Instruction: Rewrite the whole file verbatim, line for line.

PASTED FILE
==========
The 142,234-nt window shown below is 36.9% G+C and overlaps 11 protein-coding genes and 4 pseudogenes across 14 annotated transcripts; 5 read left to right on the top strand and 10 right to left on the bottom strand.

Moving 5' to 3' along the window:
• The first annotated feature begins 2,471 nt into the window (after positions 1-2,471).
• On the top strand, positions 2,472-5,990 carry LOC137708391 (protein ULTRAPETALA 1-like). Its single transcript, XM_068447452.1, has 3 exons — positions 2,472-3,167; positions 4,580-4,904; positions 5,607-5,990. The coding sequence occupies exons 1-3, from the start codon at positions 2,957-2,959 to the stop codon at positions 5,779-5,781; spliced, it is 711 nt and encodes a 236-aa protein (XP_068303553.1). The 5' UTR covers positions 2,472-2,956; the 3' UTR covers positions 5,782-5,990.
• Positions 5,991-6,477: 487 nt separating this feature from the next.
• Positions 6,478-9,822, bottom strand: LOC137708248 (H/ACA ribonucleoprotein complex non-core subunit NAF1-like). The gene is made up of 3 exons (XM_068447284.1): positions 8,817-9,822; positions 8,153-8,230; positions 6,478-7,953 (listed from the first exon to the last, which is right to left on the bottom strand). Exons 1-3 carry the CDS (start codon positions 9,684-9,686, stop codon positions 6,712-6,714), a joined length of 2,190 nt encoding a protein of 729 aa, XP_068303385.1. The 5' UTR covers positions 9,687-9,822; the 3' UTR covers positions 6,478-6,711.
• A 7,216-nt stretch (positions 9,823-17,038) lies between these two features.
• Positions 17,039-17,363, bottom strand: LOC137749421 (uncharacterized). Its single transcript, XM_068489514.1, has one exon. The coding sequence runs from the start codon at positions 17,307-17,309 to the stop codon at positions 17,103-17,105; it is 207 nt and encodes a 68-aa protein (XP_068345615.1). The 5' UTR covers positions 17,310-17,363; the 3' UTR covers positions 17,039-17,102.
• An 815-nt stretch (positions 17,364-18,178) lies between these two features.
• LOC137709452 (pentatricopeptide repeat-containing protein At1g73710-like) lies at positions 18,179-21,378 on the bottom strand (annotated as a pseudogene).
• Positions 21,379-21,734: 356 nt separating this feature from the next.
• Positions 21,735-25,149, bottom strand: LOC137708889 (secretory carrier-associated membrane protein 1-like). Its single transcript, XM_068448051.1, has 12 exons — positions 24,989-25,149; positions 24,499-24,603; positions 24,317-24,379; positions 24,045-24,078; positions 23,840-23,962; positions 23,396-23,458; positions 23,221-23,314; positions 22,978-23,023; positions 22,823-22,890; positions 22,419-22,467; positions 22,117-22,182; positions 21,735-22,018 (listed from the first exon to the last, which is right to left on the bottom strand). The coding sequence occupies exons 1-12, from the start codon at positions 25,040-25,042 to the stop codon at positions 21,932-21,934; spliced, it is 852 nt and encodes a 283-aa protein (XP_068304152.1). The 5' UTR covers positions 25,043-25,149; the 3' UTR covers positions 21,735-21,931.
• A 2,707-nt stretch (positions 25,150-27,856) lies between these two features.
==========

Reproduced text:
The 142,234-nt window shown below is 36.9% G+C and overlaps 11 protein-coding genes and 4 pseudogenes across 14 annotated transcripts; 5 read left to right on the top strand and 10 right to left on the bottom strand.

Moving 5' to 3' along the window:
• The first annotated feature begins 2,471 nt into the window (after positions 1-2,471).
• On the top strand, positions 2,472-5,990 carry LOC137708391 (protein ULTRAPETALA 1-like). Its single transcript, XM_068447452.1, has 3 exons — positions 2,472-3,167; positions 4,580-4,904; positions 5,607-5,990. The coding sequence occupies exons 1-3, from the start codon at positions 2,957-2,959 to the stop codon at positions 5,779-5,781; spliced, it is 711 nt and encodes a 236-aa protein (XP_068303553.1). The 5' UTR covers positions 2,472-2,956; the 3' UTR covers positions 5,782-5,990.
• Positions 5,991-6,477: 487 nt separating this feature from the next.
• Positions 6,478-9,822, bottom strand: LOC137708248 (H/ACA ribonucleoprotein complex non-core subunit NAF1-like). The gene is made up of 3 exons (XM_068447284.1): positions 8,817-9,822; positions 8,153-8,230; positions 6,478-7,953 (listed from the first exon to the last, which is right to left on the bottom strand). Exons 1-3 carry the CDS (start codon positions 9,684-9,686, stop codon positions 6,712-6,714), a joined length of 2,190 nt encoding a protein of 729 aa, XP_068303385.1. The 5' UTR covers positions 9,687-9,822; the 3' UTR covers positions 6,478-6,711.
• A 7,216-nt stretch (positions 9,823-17,038) lies between these two features.
• Positions 17,039-17,363, bottom strand: LOC137749421 (uncharacterized). Its single transcript, XM_068489514.1, has one exon. The coding sequence runs from the start codon at positions 17,307-17,309 to the stop codon at positions 17,103-17,105; it is 207 nt and encodes a 68-aa protein (XP_068345615.1). The 5' UTR covers positions 17,310-17,363; the 3' UTR covers positions 17,039-17,102.
• An 815-nt stretch (positions 17,364-18,178) lies between these two features.
• LOC137709452 (pentatricopeptide repeat-containing protein At1g73710-like) lies at positions 18,179-21,378 on the bottom strand (annotated as a pseudogene).
• Positions 21,379-21,734: 356 nt separating this feature from the next.
• Positions 21,735-25,149, bottom strand: LOC137708889 (secretory carrier-associated membrane protein 1-like). Its single transcript, XM_068448051.1, has 12 exons — positions 24,989-25,149; positions 24,499-24,603; positions 24,317-24,379; positions 24,045-24,078; positions 23,840-23,962; positions 23,396-23,458; positions 23,221-23,314; positions 22,978-23,023; positions 22,823-22,890; positions 22,419-22,467; positions 22,117-22,182; positions 21,735-22,018 (listed from the first exon to the last, which is right to left on the bottom strand). The coding sequence occupies exons 1-12, from the start codon at positions 25,040-25,042 to the stop codon at positions 21,932-21,934; spliced, it is 852 nt and encodes a 283-aa protein (XP_068304152.1). The 5' UTR covers positions 25,043-25,149; the 3' UTR covers positions 21,735-21,931.
• A 2,707-nt stretch (positions 25,150-27,856) lies between these two features.